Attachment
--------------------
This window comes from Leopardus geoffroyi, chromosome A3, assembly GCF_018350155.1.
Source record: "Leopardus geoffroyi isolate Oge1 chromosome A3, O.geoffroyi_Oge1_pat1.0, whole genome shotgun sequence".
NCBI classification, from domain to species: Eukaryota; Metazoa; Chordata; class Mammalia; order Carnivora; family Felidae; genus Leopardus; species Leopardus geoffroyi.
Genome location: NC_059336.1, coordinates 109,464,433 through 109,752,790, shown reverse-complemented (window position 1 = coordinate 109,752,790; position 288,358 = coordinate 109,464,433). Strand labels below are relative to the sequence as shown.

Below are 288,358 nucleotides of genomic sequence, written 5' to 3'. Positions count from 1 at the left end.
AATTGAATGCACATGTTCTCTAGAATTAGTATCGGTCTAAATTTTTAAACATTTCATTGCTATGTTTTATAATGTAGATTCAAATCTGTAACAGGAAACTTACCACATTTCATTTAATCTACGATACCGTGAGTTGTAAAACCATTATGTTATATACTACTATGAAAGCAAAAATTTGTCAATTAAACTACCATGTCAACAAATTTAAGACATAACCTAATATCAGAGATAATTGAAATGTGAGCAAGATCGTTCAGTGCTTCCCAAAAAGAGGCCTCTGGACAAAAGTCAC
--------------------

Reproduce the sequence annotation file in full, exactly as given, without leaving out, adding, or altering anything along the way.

This window comes from Leopardus geoffroyi, chromosome A3, assembly GCF_018350155.1.
Source record: "Leopardus geoffroyi isolate Oge1 chromosome A3, O.geoffroyi_Oge1_pat1.0, whole genome shotgun sequence".
NCBI classification, from domain to species: Eukaryota; Metazoa; Chordata; class Mammalia; order Carnivora; family Felidae; genus Leopardus; species Leopardus geoffroyi.
Genome location: NC_059336.1, coordinates 109,464,433 through 109,752,790, shown reverse-complemented (window position 1 = coordinate 109,752,790; position 288,358 = coordinate 109,464,433). Strand labels below are relative to the sequence as shown.

Below are 288,358 nucleotides of genomic sequence, written 5' to 3'. Positions count from 1 at the left end.
AATTGAATGCACATGTTCTCTAGAATTAGTATCGGTCTAAATTTTTAAACATTTCATTGCTATGTTTTATAATGTAGATTCAAATCTGTAACAGGAAACTTACCACATTTCATTTAATCTACGATACCGTGAGTTGTAAAACCATTATGTTATATACTACTATGAAAGCAAAAATTTGTCAATTAAACTACCATGTCAACAAATTTAAGACATAACCTAATATCAGAGATAATTGAAATGTGAGCAAGATCGTTCAGTGCTTCCCAAAAAGAGGCCTCTGGACAAAAGTCAC